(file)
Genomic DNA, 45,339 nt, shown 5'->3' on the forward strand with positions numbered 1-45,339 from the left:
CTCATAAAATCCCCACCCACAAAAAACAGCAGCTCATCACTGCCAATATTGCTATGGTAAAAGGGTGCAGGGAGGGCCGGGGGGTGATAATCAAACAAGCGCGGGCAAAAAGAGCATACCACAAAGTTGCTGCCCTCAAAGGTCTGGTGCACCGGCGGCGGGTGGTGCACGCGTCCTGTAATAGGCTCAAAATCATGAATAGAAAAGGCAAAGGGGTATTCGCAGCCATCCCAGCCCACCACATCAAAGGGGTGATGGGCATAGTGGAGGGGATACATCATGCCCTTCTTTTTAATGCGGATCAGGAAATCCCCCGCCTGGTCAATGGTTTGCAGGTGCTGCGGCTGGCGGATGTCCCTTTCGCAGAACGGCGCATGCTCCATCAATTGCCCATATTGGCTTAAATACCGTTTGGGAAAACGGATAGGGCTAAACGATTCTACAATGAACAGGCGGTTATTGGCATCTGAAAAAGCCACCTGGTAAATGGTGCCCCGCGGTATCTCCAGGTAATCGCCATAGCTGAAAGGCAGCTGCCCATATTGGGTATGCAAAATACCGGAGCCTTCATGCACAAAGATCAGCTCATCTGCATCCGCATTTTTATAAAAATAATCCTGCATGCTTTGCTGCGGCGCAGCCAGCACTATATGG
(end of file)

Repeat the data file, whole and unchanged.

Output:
Genomic DNA, 45,339 nt, shown 5'->3' on the forward strand with positions numbered 1-45,339 from the left:
CTCATAAAATCCCCACCCACAAAAAACAGCAGCTCATCACTGCCAATATTGCTATGGTAAAAGGGTGCAGGGAGGGCCGGGGGGTGATAATCAAACAAGCGCGGGCAAAAAGAGCATACCACAAAGTTGCTGCCCTCAAAGGTCTGGTGCACCGGCGGCGGGTGGTGCACGCGTCCTGTAATAGGCTCAAAATCATGAATAGAAAAGGCAAAGGGGTATTCGCAGCCATCCCAGCCCACCACATCAAAGGGGTGATGGGCATAGTGGAGGGGATACATCATGCCCTTCTTTTTAATGCGGATCAGGAAATCCCCCGCCTGGTCAATGGTTTGCAGGTGCTGCGGCTGGCGGATGTCCCTTTCGCAGAACGGCGCATGCTCCATCAATTGCCCATATTGGCTTAAATACCGTTTGGGAAAACGGATAGGGCTAAACGATTCTACAATGAACAGGCGGTTATTGGCATCTGAAAAAGCCACCTGGTAAATGGTGCCCCGCGGTATCTCCAGGTAATCGCCATAGCTGAAAGGCAGCTGCCCATATTGGGTATGCAAAATACCGGAGCCTTCATGCACAAAGATCAGCTCATCTGCATCCGCATTTTTATAAAAATAATCCTGCATGCTTTGCTGCGGCGCAGCCAGCACTATATGG